Then she saw the ad for a new position at what was then Hagerstown Junior College. Since it was a full-time job, a family discussion was necessary to make sure everyone was on board with how life at home would change if she got the job.
With her family’s blessing, she applied.
“Lo and behold, I got the job,” Cohen said.
She said the job initially was funded by grant money, then the college took responsibility for it.
Cohen said it was an honor to know all three HCC presidents — Atlee Kepler, Norman Shea and Guy Altieri — although she only worked with the last two. She said it was Shea who had the vision for her position.
While her main function has been fundraising for the HCC Foundation, Cohen helped revitalize the alumni association early on. She said it was the “forward thinking” of those before her that led to the establishment of a foundation in 1968.
The HCC Foundation had $300,000 in its endowment fund when Cohen started in October 1988 and now has $10 million in assets.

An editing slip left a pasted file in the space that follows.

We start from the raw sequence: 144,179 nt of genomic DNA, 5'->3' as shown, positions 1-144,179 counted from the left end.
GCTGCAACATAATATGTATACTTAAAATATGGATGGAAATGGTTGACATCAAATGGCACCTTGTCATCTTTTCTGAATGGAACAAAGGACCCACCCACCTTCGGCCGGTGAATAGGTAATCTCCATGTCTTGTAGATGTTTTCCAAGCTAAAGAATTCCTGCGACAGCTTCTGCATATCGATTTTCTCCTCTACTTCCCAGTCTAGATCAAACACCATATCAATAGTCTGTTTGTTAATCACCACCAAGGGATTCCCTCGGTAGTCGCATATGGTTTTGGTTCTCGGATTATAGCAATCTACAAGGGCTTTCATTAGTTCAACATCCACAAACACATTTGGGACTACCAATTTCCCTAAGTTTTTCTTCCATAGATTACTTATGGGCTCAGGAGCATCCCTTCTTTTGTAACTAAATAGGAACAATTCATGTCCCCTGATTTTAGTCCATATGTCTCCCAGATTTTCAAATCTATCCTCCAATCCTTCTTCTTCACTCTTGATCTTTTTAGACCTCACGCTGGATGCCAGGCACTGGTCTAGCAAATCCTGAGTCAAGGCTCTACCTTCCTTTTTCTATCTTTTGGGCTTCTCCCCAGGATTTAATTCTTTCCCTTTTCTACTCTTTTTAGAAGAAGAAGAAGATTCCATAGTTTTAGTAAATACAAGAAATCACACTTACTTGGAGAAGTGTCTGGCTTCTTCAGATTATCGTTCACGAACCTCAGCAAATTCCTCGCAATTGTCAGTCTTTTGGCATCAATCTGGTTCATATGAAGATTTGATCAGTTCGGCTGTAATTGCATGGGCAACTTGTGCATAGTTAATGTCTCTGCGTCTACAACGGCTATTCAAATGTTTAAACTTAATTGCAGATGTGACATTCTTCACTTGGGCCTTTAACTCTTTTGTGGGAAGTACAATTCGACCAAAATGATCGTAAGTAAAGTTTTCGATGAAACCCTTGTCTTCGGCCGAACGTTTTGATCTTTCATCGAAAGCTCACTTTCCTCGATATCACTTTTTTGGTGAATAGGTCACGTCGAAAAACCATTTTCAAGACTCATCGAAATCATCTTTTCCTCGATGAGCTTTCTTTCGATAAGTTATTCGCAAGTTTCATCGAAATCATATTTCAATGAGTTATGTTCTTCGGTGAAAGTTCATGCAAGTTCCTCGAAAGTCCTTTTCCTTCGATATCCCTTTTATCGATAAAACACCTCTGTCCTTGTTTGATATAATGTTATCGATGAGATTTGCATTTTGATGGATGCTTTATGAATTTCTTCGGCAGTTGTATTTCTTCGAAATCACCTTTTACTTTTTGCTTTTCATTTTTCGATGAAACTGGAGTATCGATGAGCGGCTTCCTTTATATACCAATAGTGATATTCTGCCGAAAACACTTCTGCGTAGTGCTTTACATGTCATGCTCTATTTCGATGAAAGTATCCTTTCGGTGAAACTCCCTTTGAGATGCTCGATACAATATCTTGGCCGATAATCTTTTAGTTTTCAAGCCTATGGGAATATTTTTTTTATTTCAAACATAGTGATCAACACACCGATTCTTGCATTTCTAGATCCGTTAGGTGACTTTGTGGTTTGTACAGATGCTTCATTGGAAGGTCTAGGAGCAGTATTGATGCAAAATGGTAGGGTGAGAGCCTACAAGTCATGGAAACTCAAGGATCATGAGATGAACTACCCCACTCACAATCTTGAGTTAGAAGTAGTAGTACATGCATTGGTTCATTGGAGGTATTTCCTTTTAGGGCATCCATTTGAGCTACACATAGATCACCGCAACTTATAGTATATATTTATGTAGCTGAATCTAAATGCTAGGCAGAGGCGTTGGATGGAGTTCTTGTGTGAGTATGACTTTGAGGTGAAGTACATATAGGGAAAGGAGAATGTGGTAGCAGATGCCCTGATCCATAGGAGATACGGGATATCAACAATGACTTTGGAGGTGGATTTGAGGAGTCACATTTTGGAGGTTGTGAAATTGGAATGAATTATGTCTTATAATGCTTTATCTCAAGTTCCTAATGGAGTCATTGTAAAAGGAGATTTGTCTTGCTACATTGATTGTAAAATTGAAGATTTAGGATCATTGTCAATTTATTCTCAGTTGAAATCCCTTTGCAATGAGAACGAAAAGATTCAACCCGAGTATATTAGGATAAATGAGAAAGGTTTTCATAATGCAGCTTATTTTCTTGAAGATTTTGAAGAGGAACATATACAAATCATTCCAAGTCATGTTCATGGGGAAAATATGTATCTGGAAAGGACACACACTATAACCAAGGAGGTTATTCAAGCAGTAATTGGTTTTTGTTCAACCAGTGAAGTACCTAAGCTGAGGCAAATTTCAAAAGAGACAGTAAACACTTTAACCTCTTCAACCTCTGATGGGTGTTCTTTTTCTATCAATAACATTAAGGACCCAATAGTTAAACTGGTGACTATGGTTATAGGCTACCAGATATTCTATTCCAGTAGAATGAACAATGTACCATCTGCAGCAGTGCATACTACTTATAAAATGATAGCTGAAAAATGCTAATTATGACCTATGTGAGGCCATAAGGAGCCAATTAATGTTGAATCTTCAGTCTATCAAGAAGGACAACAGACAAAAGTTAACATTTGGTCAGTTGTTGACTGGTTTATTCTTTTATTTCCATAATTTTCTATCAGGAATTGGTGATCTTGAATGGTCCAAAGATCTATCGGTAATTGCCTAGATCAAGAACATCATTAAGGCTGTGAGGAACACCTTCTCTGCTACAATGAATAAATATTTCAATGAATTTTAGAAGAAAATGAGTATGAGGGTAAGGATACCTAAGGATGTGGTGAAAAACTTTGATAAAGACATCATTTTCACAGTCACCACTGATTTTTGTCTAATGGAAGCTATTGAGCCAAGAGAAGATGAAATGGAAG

“I’m proud of that. We’ve been able to build a strong foundation and stature in the community,” said Cohen, who credits alumni and community support, along with that of the college, volunteers and staff.
Cohen organizes two major fundraising events for the foundation each year — the annual tribute and a Ben Jones art show.
Although the foundation’s focus is on scholarships, private funds have been used for furnishings and equipment for buildings.
A capital campaign is under way to furnish the new Science, Technology, Engineering and Math, or STEM, building and Kepler Center, as well as to update the classroom building and convert the old science building into a learning center.
Cohen said about three-fourths of HCC’s students receive some type of financial aid, with the foundation providing private scholarship assistance. Its endowment scholarships have grown from a handful to 135.
“What I do makes a difference. That’s gratifying. I think we all have to give back,” Cohen said.
Cohen said the decision to retire comes with mixed emotions, but she’s ready to “take a breather.”
She’ll have no trouble filling her days with involvement in the Sunrise Rotary Club and American Association of University Women — Hagerstown Branch.
Cohen is also a board member of Leadership Washington County and the Association of Fundraising Professionals — Western Maryland Chapter, and soon will take over as president of Congregation B’nai Abraham.
“It was not an easy decision, because as you can see, I love the college. It’s like a second family,” she said.